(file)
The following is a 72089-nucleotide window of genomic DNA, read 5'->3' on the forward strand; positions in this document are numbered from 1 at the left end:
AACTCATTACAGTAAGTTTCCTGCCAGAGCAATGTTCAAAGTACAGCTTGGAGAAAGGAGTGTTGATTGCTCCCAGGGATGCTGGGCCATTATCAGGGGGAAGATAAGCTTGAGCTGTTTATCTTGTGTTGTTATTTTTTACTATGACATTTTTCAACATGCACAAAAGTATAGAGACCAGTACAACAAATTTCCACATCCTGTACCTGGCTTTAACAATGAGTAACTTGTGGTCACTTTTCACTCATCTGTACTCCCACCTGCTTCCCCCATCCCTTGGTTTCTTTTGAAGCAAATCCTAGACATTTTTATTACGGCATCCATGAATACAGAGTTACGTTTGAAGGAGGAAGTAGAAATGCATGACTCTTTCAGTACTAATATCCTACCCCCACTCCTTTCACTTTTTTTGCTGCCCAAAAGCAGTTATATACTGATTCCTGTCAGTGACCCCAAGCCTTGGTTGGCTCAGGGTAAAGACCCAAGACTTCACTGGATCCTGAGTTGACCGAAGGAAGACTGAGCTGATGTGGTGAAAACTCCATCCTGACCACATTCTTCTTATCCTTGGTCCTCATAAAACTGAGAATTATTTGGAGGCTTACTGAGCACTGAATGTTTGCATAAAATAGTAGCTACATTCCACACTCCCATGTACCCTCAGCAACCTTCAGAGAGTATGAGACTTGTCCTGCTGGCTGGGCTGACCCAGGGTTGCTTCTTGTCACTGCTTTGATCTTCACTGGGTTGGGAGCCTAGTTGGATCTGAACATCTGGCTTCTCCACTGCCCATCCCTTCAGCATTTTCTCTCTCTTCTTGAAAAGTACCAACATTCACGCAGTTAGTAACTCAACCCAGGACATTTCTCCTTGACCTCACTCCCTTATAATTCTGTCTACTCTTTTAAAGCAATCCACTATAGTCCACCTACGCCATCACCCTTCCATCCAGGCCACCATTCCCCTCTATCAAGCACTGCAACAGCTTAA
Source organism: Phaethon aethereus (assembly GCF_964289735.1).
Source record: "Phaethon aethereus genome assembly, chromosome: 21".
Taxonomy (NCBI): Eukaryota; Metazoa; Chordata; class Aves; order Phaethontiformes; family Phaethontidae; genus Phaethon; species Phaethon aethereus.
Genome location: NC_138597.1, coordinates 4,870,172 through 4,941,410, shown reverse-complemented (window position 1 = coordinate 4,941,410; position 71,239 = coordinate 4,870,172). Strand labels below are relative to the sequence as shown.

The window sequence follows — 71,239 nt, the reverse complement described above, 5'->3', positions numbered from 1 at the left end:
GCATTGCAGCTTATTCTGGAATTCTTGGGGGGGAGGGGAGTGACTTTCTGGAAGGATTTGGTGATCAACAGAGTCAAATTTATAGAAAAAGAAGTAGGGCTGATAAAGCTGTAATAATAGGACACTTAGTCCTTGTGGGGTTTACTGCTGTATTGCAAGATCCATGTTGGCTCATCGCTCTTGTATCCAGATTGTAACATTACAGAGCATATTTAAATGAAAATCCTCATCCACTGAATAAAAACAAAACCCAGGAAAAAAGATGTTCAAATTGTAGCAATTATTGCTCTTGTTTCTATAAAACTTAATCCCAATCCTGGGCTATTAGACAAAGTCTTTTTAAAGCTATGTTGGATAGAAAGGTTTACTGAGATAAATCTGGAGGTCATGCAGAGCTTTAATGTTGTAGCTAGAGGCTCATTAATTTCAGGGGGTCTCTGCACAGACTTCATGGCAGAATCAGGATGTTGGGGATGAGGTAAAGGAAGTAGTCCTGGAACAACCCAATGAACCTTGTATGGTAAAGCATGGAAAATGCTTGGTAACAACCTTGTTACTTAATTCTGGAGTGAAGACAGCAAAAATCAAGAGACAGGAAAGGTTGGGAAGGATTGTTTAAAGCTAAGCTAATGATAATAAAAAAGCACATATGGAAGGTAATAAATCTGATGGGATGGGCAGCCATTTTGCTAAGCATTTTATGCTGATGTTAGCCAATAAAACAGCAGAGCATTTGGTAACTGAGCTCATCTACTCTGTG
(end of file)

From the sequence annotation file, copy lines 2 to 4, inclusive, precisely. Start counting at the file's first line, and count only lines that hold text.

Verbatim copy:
AACTCATTACAGTAAGTTTCCTGCCAGAGCAATGTTCAAAGTACAGCTTGGAGAAAGGAGTGTTGATTGCTCCCAGGGATGCTGGGCCATTATCAGGGGGAAGATAAGCTTGAGCTGTTTATCTTGTGTTGTTATTTTTTACTATGACATTTTTCAACATGCACAAAAGTATAGAGACCAGTACAACAAATTTCCACATCCTGTACCTGGCTTTAACAATGAGTAACTTGTGGTCACTTTTCACTCATCTGTACTCCCACCTGCTTCCCCCATCCCTTGGTTTCTTTTGAAGCAAATCCTAGACATTTTTATTACGGCATCCATGAATACAGAGTTACGTTTGAAGGAGGAAGTAGAAATGCATGACTCTTTCAGTACTAATATCCTACCCCCACTCCTTTCACTTTTTTTGCTGCCCAAAAGCAGTTATATACTGATTCCTGTCAGTGACCCCAAGCCTTGGTTGGCTCAGGGTAAAGACCCAAGACTTCACTGGATCCTGAGTTGACCGAAGGAAGACTGAGCTGATGTGGTGAAAACTCCATCCTGACCACATTCTTCTTATCCTTGGTCCTCATAAAACTGAGAATTATTTGGAGGCTTACTGAGCACTGAATGTTTGCATAAAATAGTAGCTACATTCCACACTCCCATGTACCCTCAGCAACCTTCAGAGAGTATGAGACTTGTCCTGCTGGCTGGGCTGACCCAGGGTTGCTTCTTGTCACTGCTTTGATCTTCACTGGGTTGGGAGCCTAGTTGGATCTGAACATCTGGCTTCTCCACTGCCCATCCCTTCAGCATTTTCTCTCTCTTCTTGAAAAGTACCAACATTCACGCAGTTAGTAACTCAACCCAGGACATTTCTCCTTGACCTCACTCCCTTATAATTCTGTCTACTCTTTTAAAGCAATCCACTATAGTCCACCTACGCCATCACCCTTCCATCCAGGCCACCATTCCCCTCTATCAAGCACTGCAACAGCTTAA
Source organism: Phaethon aethereus (assembly GCF_964289735.1).
Source record: "Phaethon aethereus genome assembly, chromosome: 21".